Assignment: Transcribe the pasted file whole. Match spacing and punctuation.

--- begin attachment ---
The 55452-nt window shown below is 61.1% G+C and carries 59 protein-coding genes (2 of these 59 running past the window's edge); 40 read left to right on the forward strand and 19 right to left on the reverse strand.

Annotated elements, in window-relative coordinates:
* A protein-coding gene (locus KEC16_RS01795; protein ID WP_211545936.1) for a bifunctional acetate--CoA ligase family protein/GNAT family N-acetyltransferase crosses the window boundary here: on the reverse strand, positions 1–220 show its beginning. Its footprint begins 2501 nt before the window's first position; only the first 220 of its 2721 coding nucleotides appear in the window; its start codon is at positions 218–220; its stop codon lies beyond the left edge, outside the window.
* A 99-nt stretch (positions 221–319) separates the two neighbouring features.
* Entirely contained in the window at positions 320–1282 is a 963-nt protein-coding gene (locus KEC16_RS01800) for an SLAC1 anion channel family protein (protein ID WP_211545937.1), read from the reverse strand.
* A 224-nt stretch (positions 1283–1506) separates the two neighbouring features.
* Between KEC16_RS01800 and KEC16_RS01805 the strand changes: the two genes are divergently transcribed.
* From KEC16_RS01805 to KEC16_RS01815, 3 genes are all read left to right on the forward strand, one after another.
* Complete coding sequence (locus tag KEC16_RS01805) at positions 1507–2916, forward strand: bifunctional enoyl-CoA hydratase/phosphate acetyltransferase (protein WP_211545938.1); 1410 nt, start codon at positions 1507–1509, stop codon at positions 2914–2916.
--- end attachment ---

The 55452-nt window shown below is 61.1% G+C and carries 59 protein-coding genes (2 of these 59 running past the window's edge); 40 read left to right on the forward strand and 19 right to left on the reverse strand.

Annotated elements, in window-relative coordinates:
* A protein-coding gene (locus KEC16_RS01795; protein ID WP_211545936.1) for a bifunctional acetate--CoA ligase family protein/GNAT family N-acetyltransferase crosses the window boundary here: on the reverse strand, positions 1–220 show its beginning. Its footprint begins 2501 nt before the window's first position; only the first 220 of its 2721 coding nucleotides appear in the window; its start codon is at positions 218–220; its stop codon lies beyond the left edge, outside the window.
* A 99-nt stretch (positions 221–319) separates the two neighbouring features.
* Entirely contained in the window at positions 320–1282 is a 963-nt protein-coding gene (locus KEC16_RS01800) for an SLAC1 anion channel family protein (protein ID WP_211545937.1), read from the reverse strand.
* A 224-nt stretch (positions 1283–1506) separates the two neighbouring features.
* Between KEC16_RS01800 and KEC16_RS01805 the strand changes: the two genes are divergently transcribed.
* From KEC16_RS01805 to KEC16_RS01815, 3 genes are all read left to right on the forward strand, one after another.
* Complete coding sequence (locus tag KEC16_RS01805) at positions 1507–2916, forward strand: bifunctional enoyl-CoA hydratase/phosphate acetyltransferase (protein WP_211545938.1); 1410 nt, start codon at positions 1507–1509, stop codon at positions 2914–2916.